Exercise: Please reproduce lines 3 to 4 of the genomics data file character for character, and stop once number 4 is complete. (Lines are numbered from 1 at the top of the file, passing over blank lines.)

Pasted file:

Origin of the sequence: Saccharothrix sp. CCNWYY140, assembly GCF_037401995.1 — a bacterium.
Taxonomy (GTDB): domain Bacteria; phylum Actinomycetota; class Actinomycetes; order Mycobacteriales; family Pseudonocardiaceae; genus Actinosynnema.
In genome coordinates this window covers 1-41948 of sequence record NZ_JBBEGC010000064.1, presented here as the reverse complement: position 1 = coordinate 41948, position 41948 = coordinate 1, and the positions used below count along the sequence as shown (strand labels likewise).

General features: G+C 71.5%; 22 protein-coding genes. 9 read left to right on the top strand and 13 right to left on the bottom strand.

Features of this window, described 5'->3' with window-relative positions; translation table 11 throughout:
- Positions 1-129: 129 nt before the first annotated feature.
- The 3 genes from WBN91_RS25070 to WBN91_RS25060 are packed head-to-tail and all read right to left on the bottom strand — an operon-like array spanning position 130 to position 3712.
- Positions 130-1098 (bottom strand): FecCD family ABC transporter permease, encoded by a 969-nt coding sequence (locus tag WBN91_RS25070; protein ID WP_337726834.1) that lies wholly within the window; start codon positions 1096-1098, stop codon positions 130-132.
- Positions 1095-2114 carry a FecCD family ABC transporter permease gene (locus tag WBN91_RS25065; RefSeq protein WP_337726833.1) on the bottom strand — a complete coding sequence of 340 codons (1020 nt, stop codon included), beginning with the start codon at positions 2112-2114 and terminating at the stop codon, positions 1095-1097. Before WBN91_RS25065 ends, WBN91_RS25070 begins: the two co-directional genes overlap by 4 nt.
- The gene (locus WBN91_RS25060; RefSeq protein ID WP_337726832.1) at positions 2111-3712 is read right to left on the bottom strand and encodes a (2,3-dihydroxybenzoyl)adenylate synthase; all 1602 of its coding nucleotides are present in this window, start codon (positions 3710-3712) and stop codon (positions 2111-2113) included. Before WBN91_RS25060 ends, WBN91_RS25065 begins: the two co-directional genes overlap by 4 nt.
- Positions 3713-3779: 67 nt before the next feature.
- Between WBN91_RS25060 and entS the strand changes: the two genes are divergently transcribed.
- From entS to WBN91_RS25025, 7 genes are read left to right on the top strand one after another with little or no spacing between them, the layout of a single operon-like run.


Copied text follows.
In genome coordinates this window covers 1-41948 of sequence record NZ_JBBEGC010000064.1, presented here as the reverse complement: position 1 = coordinate 41948, position 41948 = coordinate 1, and the positions used below count along the sequence as shown (strand labels likewise).

General features: G+C 71.5%; 22 protein-coding genes. 9 read left to right on the top strand and 13 right to left on the bottom strand.